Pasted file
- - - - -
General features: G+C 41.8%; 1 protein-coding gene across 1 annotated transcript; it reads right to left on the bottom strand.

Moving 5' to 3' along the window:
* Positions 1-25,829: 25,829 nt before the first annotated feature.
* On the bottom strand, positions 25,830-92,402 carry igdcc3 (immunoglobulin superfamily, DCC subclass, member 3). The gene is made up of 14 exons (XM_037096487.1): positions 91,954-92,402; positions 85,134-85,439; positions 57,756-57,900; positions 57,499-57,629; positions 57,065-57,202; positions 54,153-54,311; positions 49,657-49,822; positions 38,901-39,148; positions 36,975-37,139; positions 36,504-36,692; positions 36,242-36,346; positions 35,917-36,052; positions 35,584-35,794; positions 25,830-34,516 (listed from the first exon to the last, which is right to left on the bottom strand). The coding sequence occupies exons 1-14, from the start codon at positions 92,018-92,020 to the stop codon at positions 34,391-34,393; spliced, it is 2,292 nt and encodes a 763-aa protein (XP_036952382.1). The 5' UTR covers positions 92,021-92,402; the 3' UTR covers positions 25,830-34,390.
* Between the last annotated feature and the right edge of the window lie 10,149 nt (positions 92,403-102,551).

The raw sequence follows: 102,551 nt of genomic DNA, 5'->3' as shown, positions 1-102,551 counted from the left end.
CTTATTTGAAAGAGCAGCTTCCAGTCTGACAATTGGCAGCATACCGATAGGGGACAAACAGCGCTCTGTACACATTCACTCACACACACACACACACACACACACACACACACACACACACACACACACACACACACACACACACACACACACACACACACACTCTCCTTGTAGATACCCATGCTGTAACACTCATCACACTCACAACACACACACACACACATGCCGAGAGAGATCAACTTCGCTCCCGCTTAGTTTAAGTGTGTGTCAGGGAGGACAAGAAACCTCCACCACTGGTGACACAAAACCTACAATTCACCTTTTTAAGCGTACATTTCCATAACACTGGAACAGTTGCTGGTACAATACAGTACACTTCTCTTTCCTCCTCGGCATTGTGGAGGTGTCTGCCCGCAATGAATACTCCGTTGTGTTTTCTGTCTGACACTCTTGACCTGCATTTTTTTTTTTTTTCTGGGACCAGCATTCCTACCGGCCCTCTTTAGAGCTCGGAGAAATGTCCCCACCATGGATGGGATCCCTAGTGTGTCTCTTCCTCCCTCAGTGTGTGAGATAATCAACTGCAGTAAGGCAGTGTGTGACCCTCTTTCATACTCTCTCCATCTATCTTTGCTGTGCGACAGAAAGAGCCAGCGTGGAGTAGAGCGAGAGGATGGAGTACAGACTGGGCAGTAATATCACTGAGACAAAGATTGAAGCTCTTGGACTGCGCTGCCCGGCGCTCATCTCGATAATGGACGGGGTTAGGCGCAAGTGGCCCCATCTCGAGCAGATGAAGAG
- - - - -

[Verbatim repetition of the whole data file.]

General features: G+C 41.8%; 1 protein-coding gene across 1 annotated transcript; it reads right to left on the bottom strand.

Moving 5' to 3' along the window:
* Positions 1-25,829: 25,829 nt before the first annotated feature.
* On the bottom strand, positions 25,830-92,402 carry igdcc3 (immunoglobulin superfamily, DCC subclass, member 3). The gene is made up of 14 exons (XM_037096487.1): positions 91,954-92,402; positions 85,134-85,439; positions 57,756-57,900; positions 57,499-57,629; positions 57,065-57,202; positions 54,153-54,311; positions 49,657-49,822; positions 38,901-39,148; positions 36,975-37,139; positions 36,504-36,692; positions 36,242-36,346; positions 35,917-36,052; positions 35,584-35,794; positions 25,830-34,516 (listed from the first exon to the last, which is right to left on the bottom strand). The coding sequence occupies exons 1-14, from the start codon at positions 92,018-92,020 to the stop codon at positions 34,391-34,393; spliced, it is 2,292 nt and encodes a 763-aa protein (XP_036952382.1). The 5' UTR covers positions 92,021-92,402; the 3' UTR covers positions 25,830-34,390.
* Between the last annotated feature and the right edge of the window lie 10,149 nt (positions 92,403-102,551).

The raw sequence follows: 102,551 nt of genomic DNA, 5'->3' as shown, positions 1-102,551 counted from the left end.
CTTATTTGAAAGAGCAGCTTCCAGTCTGACAATTGGCAGCATACCGATAGGGGACAAACAGCGCTCTGTACACATTCACTCACACACACACACACACACACACACACACACACACACACACACACACACACACACACACACACACACACACACACACACACACTCTCCTTGTAGATACCCATGCTGTAACACTCATCACACTCACAACACACACACACACACATGCCGAGAGAGATCAACTTCGCTCCCGCTTAGTTTAAGTGTGTGTCAGGGAGGACAAGAAACCTCCACCACTGGTGACACAAAACCTACAATTCACCTTTTTAAGCGTACATTTCCATAACACTGGAACAGTTGCTGGTACAATACAGTACACTTCTCTTTCCTCCTCGGCATTGTGGAGGTGTCTGCCCGCAATGAATACTCCGTTGTGTTTTCTGTCTGACACTCTTGACCTGCATTTTTTTTTTTTTTCTGGGACCAGCATTCCTACCGGCCCTCTTTAGAGCTCGGAGAAATGTCCCCACCATGGATGGGATCCCTAGTGTGTCTCTTCCTCCCTCAGTGTGTGAGATAATCAACTGCAGTAAGGCAGTGTGTGACCCTCTTTCATACTCTCTCCATCTATCTTTGCTGTGCGACAGAAAGAGCCAGCGTGGAGTAGAGCGAGAGGATGGAGTACAGACTGGGCAGTAATATCACTGAGACAAAGATTGAAGCTCTTGGACTGCGCTGCCCGGCGCTCATCTCGATAATGGACGGGGTTAGGCGCAAGTGGCCCCATCTCGAGCAGATGAAGAG